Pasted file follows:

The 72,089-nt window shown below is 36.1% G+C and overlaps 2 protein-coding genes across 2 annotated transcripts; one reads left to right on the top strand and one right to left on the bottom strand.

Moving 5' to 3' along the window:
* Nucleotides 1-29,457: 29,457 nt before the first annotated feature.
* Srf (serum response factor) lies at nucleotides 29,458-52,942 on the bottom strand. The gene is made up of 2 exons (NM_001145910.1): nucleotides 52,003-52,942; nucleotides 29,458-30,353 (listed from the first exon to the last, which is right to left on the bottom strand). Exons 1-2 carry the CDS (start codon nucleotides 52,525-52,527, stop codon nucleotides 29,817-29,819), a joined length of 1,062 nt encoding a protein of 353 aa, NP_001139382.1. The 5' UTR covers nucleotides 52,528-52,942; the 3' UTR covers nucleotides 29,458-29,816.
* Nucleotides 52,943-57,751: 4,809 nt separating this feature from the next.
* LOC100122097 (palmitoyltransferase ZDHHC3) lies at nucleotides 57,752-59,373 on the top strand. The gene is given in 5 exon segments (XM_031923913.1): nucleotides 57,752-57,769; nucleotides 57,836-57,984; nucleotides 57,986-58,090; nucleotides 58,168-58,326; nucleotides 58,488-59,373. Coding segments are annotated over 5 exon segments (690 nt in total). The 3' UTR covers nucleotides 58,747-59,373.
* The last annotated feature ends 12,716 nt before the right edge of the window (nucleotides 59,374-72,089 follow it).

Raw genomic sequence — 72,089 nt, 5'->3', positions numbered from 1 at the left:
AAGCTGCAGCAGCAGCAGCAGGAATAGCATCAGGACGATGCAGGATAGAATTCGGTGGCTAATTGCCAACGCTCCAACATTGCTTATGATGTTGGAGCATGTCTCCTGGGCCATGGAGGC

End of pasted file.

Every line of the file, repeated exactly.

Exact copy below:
The 72,089-nt window shown below is 36.1% G+C and overlaps 2 protein-coding genes across 2 annotated transcripts; one reads left to right on the top strand and one right to left on the bottom strand.

Moving 5' to 3' along the window:
* Nucleotides 1-29,457: 29,457 nt before the first annotated feature.
* Srf (serum response factor) lies at nucleotides 29,458-52,942 on the bottom strand. The gene is made up of 2 exons (NM_001145910.1): nucleotides 52,003-52,942; nucleotides 29,458-30,353 (listed from the first exon to the last, which is right to left on the bottom strand). Exons 1-2 carry the CDS (start codon nucleotides 52,525-52,527, stop codon nucleotides 29,817-29,819), a joined length of 1,062 nt encoding a protein of 353 aa, NP_001139382.1. The 5' UTR covers nucleotides 52,528-52,942; the 3' UTR covers nucleotides 29,458-29,816.
* Nucleotides 52,943-57,751: 4,809 nt separating this feature from the next.
* LOC100122097 (palmitoyltransferase ZDHHC3) lies at nucleotides 57,752-59,373 on the top strand. The gene is given in 5 exon segments (XM_031923913.1): nucleotides 57,752-57,769; nucleotides 57,836-57,984; nucleotides 57,986-58,090; nucleotides 58,168-58,326; nucleotides 58,488-59,373. Coding segments are annotated over 5 exon segments (690 nt in total). The 3' UTR covers nucleotides 58,747-59,373.
* The last annotated feature ends 12,716 nt before the right edge of the window (nucleotides 59,374-72,089 follow it).

Raw genomic sequence — 72,089 nt, 5'->3', positions numbered from 1 at the left:
AAGCTGCAGCAGCAGCAGCAGGAATAGCATCAGGACGATGCAGGATAGAATTCGGTGGCTAATTGCCAACGCTCCAACATTGCTTATGATGTTGGAGCATGTCTCCTGGGCCATGGAGGC